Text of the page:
This weekend, after an infamously troubled production and a crap-ton of reshoots on the back end, World War Z opened up in theaters second to Monsters University, and amidst a crop of mixed and muddled reviews. The story of a world overrun by shambling hordes of the undead and the tribulations endured by those who survived, World War Z was an acclaimed novel by Max Brooks, the author of the likewise wildly popular Zombie Survival Guide. The film adaptation, which has been in the works for years, has faced more than its share of hurdles on its way to the screen. In all honesty, the decision of whether or not you should check this one out comes down to what you’re looking for out of the film.
On one hand, if you’re looking for a faithful adaptation of Max Brook’s acclaimed best seller, odds are you’re going to be disappointed. The adaptation takes such vast liberties with the source material that ultimately I’m hesitant to even call it an adaptation, and it widely, even laughably misses the mark in keeping the novel’s themes and mood intact. I’m hesitant to even call it World War Z, something in me wants to keep going with Brad Pitt’s Pretty Good Zombie Movie.
But that seems rather flippant and disingenuous considering I actually enjoyed the film quite a bit. Coming from someone who’s a rabid fan of the novel, if you can divorce your expectations from your experience with Brooks’ epic, you’ll probably find something to like, even to love in the proceedings. Also, I can’t help but give an endorsement to a movie that had me on the edge of my seat for half of its runtime telling myself that “If something else horrible happens to [favorite character] I’m going to hunt down the screenwriters and egg their goddamn houses.” So where does this adaptation miss the mark?
Well, slight spoilers ahead:
There’s no Magic Bullet
This is a key tenet of the novel, the fact that there’s no miracle cure to the zombie plague. It gets repeated over and over in the opening chapters (not to mention throughout the entirety of the Zombie Survival Guide) and when Brooks thinks that we’ve had it hammered far enough into our skulls, he neglects to mention it entirely. The point being that there is no easy solution, no quick way out of the tiger pit humanity has dug itself. The war in question is destined to be a murderously long affair with a catastrophic body count. The film nails the body count, but since nearly the whole film is spent searching for a cure to the plague (a search which, if we follow the rules of the novel, is futile) we can say with confidence that the book and the film diverge on more than a few key points.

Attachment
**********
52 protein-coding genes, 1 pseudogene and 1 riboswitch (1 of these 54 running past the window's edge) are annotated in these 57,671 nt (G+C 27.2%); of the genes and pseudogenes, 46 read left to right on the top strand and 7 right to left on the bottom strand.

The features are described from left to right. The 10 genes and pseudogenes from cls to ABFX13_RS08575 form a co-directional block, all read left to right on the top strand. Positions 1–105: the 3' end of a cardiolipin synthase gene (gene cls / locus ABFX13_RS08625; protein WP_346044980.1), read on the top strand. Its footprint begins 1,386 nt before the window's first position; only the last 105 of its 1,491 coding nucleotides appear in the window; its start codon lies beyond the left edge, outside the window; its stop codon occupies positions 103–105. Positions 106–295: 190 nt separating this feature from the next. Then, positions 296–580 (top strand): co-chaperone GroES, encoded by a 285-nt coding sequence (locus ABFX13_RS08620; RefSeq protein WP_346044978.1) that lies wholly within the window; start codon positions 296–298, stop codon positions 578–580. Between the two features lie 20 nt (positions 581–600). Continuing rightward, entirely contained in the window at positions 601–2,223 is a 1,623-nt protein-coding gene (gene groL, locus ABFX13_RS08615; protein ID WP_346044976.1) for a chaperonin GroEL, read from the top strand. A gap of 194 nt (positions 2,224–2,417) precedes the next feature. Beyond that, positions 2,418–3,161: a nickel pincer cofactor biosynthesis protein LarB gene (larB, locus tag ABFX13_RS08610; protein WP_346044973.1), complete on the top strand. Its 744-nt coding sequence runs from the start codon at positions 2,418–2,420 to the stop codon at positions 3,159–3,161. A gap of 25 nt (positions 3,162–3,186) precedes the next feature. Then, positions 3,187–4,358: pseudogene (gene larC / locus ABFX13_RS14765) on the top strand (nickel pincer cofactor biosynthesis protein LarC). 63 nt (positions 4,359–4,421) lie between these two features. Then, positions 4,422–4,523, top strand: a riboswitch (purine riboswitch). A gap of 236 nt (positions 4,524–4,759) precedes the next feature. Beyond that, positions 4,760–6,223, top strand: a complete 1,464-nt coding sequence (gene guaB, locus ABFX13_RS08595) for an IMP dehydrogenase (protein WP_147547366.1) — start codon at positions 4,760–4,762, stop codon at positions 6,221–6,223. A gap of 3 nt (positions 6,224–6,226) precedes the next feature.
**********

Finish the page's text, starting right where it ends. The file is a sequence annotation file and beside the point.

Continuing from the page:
Only Brad Pitt can save us all
Again, we come back to the fact that one of the points of the novel is that there isn’t any single nation that can win this war for anyone else, let very well alone a single person. It’s a pastiche, a collage of voices that show us how people all over the world are handling the plague in their own way. By letting Brad Pitt be the Very Most Important Dude in the war, it diminishes the efforts of everyone else around the world. In fact, the film only gives us brief insights into the ways different countries are dealing with the plague. We have an extended sequence in Israel, who have reacted in much the same way they did in the original story, and Wales, who seem to have taken the Shaun of the Dead approach of staying indoors and having a spot of tea until it all blows over. Aside from a brief interlude at a military base in South Korea, the sight of a mushroom cloud, and the presence of a U.N. armada, we get very little of the rest of the planet. World War Z might have worked better as a miniseries, as, let’s be realistic, there was no way in the nine hells they would have ever fit all of the source material into a single film. If they had tried, I’ve no doubt the result would have been unwatchable.
The aspect of World War Z that works in exactly the way as the original novel is the human element. Call me a sap, but they laid out the bait in the opening with Pitt’s family and I bit hard. As I mentioned earlier, I found myself emotionally invested in the cast of characters World War Z laid out for us, to the extent that I was willing to overlook a few painfully forced stupid decisions by Pitt’s character once the last act of the film rolled around.
Maybe the best way to highlight the differences between the film and the book is the way they present their zombies. The film is not the slow paced, grueling war story that Brooks’ novel is, it’s more a fast-twitch globe-hopping thriller. It still racks up a body count, however, and it’s still got a lot of heart. In retrospect, it might be folly to even call this an adaptation, seeing as only a few core concepts survived the transition from the novel to the screen. It’s more of a companion story, a different riff strained from the same core conceits of the novel. More reimagining than adaptation, World War Z is most certainly not Max Brooks’ novel brought to life, but that doesn’t mean it isn’t worth your time.